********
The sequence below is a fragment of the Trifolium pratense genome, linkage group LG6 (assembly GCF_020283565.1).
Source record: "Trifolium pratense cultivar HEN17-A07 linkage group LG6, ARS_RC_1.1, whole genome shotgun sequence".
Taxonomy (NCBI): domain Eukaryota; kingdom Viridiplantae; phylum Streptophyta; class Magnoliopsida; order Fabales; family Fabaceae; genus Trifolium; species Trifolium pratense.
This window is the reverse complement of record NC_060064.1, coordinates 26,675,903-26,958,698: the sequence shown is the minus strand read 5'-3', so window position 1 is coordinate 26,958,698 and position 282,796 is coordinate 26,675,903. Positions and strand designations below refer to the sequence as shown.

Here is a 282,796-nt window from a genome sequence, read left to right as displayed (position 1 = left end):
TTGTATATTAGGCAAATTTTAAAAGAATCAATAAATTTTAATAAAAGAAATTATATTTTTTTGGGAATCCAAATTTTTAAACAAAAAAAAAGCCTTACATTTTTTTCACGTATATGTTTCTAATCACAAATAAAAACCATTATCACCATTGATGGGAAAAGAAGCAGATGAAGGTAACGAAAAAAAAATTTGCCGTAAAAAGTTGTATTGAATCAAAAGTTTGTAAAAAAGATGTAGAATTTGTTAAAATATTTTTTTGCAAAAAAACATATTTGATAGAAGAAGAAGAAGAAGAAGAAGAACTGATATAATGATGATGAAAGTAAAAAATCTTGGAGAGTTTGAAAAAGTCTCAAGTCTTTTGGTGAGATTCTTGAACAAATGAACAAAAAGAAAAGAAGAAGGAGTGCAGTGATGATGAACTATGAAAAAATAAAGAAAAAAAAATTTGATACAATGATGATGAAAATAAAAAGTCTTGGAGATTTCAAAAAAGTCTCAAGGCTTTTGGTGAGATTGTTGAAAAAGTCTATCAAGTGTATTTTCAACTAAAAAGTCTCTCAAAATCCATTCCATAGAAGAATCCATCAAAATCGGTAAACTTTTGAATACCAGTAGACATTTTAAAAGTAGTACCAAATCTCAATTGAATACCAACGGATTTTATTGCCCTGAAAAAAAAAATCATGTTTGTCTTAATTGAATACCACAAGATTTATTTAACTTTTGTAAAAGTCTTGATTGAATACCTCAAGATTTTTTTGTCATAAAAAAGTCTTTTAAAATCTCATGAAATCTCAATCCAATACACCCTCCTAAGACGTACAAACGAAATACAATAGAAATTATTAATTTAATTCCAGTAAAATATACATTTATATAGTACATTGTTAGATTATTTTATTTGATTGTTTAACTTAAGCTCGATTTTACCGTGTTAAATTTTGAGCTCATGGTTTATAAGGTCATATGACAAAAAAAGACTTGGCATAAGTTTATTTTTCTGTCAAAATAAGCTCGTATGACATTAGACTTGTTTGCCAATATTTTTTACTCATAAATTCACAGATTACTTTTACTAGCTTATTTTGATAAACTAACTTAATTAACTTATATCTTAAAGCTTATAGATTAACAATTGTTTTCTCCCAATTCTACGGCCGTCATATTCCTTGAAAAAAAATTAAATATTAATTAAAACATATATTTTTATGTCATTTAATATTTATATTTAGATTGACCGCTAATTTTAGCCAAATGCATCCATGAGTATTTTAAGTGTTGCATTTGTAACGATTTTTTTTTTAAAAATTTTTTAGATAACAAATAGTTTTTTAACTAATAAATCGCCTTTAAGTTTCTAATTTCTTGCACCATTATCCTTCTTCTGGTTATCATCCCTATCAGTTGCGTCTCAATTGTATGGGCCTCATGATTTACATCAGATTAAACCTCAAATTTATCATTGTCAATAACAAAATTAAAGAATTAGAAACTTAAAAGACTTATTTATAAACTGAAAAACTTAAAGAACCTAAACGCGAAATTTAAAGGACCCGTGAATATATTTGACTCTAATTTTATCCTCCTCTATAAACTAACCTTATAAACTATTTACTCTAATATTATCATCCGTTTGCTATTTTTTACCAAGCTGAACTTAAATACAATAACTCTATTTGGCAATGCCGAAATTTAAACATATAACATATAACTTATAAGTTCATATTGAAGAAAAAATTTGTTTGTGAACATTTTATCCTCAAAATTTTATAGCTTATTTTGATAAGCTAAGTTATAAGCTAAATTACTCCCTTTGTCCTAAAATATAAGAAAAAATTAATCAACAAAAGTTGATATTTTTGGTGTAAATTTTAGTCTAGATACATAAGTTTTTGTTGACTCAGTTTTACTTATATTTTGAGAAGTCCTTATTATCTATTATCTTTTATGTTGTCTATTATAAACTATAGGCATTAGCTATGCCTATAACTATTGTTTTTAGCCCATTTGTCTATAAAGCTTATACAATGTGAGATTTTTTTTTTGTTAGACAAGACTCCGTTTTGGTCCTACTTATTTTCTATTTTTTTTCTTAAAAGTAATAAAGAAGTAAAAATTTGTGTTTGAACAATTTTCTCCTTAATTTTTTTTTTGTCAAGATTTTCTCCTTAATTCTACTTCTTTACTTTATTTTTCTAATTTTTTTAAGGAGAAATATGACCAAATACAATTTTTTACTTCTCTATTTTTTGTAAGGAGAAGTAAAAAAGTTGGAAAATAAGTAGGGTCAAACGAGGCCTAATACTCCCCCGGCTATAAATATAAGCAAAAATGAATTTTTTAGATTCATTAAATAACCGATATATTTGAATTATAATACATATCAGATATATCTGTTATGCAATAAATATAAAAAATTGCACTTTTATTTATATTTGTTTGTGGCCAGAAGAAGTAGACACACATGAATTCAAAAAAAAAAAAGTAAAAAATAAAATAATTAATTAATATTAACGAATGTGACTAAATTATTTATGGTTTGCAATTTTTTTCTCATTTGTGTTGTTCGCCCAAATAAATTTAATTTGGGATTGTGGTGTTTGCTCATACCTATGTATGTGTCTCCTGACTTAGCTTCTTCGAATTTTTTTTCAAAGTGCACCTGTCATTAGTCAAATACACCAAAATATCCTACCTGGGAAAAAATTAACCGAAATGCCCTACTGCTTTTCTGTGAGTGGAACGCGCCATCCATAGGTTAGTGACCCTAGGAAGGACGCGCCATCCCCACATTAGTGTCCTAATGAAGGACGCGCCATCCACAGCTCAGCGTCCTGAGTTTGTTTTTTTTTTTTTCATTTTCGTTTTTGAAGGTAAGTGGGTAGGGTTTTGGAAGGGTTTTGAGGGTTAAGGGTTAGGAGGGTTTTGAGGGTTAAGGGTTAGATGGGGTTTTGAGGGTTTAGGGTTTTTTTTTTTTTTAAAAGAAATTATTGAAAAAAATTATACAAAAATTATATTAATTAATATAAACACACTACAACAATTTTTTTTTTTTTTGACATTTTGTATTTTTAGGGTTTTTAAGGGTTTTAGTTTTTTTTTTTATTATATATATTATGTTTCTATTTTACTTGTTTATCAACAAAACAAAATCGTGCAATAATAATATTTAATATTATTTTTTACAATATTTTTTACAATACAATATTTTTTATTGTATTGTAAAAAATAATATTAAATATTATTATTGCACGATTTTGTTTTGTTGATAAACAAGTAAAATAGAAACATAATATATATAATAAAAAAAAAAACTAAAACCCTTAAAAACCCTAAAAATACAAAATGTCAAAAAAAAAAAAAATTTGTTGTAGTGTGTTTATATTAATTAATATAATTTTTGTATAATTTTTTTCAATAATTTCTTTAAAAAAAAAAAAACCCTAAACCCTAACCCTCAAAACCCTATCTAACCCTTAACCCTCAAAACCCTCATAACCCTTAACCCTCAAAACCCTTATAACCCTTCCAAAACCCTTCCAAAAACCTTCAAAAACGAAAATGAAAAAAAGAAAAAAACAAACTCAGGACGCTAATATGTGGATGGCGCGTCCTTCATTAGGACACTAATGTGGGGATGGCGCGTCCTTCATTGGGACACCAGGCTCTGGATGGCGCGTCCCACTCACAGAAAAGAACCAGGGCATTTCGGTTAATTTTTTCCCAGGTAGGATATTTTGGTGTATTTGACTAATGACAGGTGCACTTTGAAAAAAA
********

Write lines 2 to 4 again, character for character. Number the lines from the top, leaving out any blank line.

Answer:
Source record: "Trifolium pratense cultivar HEN17-A07 linkage group LG6, ARS_RC_1.1, whole genome shotgun sequence".
Taxonomy (NCBI): domain Eukaryota; kingdom Viridiplantae; phylum Streptophyta; class Magnoliopsida; order Fabales; family Fabaceae; genus Trifolium; species Trifolium pratense.
This window is the reverse complement of record NC_060064.1, coordinates 26,675,903-26,958,698: the sequence shown is the minus strand read 5'-3', so window position 1 is coordinate 26,958,698 and position 282,796 is coordinate 26,675,903. Positions and strand designations below refer to the sequence as shown.